Oh, absolutely. You know, COVID’s kind of opened our eyes a little bit more than what we had before. But I mean, I know my mother always said, you’re either moving forward or you’re moving backward. And if you’re standing still, that means you’re moving backward because everything is always evolving and things are evolving, we have to learn, right? And we have to grow and go through those growing pains.
So I think having a learning culture is absolutely imperative for success. And while before, and our environments might have been still evolving, I think recently in the last couple of years, we may have recognized it more, but it’s always been changing. So learning and development should be a part of everybody’s culture to keep moving forward.
So what do you think has traditionally been the most overlooked skills in the business environment, and what are those skills that managers really need to be offering for reskilling and upskilling employees?
You know that that’s a great question, and I don’t even think that the answer to this question has changed because of the pandemic. I think what we do, even as managers or leaders or even employees, I mean, we make assumptions and we assume if someone’s really good at one thing, then they must be really, really good at something else. Or we make assumptions and they know how to do one thing really well. So we assume that they know how to use the tool to get to that particular outcome.
I think just making those assumptions and assuming that someone can “We’re going to promote you or we’re going to give you a different job, so you’re so good at this one individual thing.” And then we just assume they’re going to be good at something else without stepping back and asking those hard questions that we just talked about. I mean, what? What is it going to take for success? Does this particular person have the skills they need? Do they have the team they need the culture that they need to facilitate that that end result and that success?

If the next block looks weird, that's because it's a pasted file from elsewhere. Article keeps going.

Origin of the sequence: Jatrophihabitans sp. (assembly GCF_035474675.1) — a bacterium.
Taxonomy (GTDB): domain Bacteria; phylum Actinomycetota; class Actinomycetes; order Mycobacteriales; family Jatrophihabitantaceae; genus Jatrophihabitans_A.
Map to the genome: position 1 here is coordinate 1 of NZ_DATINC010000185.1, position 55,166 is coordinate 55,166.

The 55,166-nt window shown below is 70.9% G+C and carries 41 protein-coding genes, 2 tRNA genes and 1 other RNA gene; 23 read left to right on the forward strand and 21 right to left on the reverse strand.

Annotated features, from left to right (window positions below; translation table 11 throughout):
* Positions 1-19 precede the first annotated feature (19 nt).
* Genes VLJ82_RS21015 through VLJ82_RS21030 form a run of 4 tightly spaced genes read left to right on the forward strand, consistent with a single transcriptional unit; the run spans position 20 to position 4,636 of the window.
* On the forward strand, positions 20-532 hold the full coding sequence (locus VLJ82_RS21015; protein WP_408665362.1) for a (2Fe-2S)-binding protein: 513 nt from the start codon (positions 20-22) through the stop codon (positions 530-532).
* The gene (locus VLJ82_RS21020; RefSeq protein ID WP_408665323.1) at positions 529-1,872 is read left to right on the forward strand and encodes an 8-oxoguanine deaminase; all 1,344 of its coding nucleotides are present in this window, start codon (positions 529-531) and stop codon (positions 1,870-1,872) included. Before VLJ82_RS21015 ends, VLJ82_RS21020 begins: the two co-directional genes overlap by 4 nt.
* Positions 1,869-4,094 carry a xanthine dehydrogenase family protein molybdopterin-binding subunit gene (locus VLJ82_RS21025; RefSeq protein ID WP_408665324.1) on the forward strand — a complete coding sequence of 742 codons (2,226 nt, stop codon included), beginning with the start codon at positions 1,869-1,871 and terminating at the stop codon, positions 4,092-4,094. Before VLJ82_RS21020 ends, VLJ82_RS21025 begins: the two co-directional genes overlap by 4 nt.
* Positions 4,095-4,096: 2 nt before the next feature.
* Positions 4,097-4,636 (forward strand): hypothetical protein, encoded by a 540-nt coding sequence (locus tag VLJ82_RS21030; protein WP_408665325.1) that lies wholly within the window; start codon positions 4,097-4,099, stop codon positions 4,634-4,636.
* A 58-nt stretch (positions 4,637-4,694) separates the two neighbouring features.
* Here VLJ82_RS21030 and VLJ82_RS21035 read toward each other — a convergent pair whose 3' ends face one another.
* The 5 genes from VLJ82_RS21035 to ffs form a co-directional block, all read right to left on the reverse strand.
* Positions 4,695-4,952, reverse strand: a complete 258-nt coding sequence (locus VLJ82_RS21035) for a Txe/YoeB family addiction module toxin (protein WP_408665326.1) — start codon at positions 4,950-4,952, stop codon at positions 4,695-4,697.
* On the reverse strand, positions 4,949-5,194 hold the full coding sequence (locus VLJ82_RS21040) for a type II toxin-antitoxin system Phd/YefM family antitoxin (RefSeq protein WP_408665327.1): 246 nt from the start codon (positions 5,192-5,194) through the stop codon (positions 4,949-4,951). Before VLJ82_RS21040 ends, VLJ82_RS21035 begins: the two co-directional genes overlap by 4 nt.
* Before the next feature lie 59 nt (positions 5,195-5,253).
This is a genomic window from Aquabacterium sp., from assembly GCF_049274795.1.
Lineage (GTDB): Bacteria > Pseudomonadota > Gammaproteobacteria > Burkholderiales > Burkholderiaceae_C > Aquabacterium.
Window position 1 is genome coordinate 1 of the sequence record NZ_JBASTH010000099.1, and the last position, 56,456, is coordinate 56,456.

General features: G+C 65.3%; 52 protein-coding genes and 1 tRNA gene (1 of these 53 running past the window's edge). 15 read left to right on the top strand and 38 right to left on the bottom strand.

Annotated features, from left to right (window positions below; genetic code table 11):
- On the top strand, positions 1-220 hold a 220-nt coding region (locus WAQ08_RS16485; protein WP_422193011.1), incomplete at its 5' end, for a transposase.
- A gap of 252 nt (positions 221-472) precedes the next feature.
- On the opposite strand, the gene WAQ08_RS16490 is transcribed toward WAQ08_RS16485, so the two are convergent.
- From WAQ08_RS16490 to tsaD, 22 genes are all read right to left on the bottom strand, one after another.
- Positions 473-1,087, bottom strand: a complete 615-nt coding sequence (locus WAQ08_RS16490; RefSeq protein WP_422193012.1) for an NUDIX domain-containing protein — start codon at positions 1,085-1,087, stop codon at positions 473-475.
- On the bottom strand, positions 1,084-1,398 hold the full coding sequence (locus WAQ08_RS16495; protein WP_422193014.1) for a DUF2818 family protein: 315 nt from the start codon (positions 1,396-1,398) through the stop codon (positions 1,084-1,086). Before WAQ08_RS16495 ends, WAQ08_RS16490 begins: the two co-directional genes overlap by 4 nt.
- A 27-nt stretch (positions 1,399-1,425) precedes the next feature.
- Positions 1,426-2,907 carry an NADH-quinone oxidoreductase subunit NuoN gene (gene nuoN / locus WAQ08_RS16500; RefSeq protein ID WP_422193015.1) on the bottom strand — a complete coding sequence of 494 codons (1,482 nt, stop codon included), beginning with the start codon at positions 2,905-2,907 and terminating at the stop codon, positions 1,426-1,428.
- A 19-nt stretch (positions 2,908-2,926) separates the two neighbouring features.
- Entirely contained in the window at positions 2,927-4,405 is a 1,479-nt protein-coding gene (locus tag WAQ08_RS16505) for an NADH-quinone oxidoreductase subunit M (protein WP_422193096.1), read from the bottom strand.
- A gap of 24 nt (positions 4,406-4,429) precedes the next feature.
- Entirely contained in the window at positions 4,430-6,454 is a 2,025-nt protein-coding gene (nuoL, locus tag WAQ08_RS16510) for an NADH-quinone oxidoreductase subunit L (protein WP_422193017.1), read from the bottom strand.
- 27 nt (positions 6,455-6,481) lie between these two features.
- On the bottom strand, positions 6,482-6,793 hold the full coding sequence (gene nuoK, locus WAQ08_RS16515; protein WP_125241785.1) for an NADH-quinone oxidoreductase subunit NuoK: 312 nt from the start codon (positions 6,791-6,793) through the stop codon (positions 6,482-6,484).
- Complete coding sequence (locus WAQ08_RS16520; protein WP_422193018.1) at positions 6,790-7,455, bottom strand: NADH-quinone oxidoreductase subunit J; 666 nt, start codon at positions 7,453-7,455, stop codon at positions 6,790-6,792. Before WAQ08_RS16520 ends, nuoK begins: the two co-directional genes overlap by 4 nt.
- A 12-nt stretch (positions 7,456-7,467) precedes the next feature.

And I think another thing we need to think about is it’s not just for the employees. I mean. This evolution that’s taking place is also happening to our managers, and being able to manage these different cultures is really, really important.
So, you know, again, making assumptions, I think that’s something that’s been traditionally overlooked and even now overlooked to say, you know, we still need to get to this outcome. We’re still evolving and we still want to grow, and we just assume people know how to do that, whatever that skill set might be.
Is there is there anything in general, any skills in general that you think are really overlooked for by managers, for most of their employees? I mean, you were talking about assumptions. So are they assuming that their employees know these things when they probably don’t?
We can keep it like really, really simple, which is something I know we have all experienced over the last couple of years. I mean, even me and I’m supposed to be a technology expert, but, you know, conducting virtual meetings and virtual training and how to keep people engaged during those virtual sessions.